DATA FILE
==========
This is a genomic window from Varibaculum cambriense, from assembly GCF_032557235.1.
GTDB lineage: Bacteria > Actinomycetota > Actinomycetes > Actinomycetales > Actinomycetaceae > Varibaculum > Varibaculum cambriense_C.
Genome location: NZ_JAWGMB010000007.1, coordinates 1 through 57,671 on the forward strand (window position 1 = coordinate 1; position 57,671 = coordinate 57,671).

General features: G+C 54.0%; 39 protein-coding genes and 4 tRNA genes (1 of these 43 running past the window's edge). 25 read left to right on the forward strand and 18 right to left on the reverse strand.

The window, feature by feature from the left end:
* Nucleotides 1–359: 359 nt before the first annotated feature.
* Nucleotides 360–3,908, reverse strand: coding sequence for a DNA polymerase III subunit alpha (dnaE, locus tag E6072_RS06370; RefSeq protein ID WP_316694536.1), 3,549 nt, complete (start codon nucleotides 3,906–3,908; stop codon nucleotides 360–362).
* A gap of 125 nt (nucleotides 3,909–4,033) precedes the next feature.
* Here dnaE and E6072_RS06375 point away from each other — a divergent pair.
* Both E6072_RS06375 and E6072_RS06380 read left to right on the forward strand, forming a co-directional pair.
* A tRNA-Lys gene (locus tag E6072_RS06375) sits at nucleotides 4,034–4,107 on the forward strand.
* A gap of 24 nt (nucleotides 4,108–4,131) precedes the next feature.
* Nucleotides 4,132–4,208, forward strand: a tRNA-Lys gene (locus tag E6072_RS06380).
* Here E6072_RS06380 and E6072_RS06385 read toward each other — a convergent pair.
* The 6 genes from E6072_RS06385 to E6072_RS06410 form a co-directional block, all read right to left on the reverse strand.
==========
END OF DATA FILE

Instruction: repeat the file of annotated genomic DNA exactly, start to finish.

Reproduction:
This is a genomic window from Varibaculum cambriense, from assembly GCF_032557235.1.
GTDB lineage: Bacteria > Actinomycetota > Actinomycetes > Actinomycetales > Actinomycetaceae > Varibaculum > Varibaculum cambriense_C.
Genome location: NZ_JAWGMB010000007.1, coordinates 1 through 57,671 on the forward strand (window position 1 = coordinate 1; position 57,671 = coordinate 57,671).

General features: G+C 54.0%; 39 protein-coding genes and 4 tRNA genes (1 of these 43 running past the window's edge). 25 read left to right on the forward strand and 18 right to left on the reverse strand.

The window, feature by feature from the left end:
* Nucleotides 1–359: 359 nt before the first annotated feature.
* Nucleotides 360–3,908, reverse strand: coding sequence for a DNA polymerase III subunit alpha (dnaE, locus tag E6072_RS06370; RefSeq protein ID WP_316694536.1), 3,549 nt, complete (start codon nucleotides 3,906–3,908; stop codon nucleotides 360–362).
* A gap of 125 nt (nucleotides 3,909–4,033) precedes the next feature.
* Here dnaE and E6072_RS06375 point away from each other — a divergent pair.
* Both E6072_RS06375 and E6072_RS06380 read left to right on the forward strand, forming a co-directional pair.
* A tRNA-Lys gene (locus tag E6072_RS06375) sits at nucleotides 4,034–4,107 on the forward strand.
* A gap of 24 nt (nucleotides 4,108–4,131) precedes the next feature.
* Nucleotides 4,132–4,208, forward strand: a tRNA-Lys gene (locus tag E6072_RS06380).
* Here E6072_RS06380 and E6072_RS06385 read toward each other — a convergent pair.
* The 6 genes from E6072_RS06385 to E6072_RS06410 form a co-directional block, all read right to left on the reverse strand.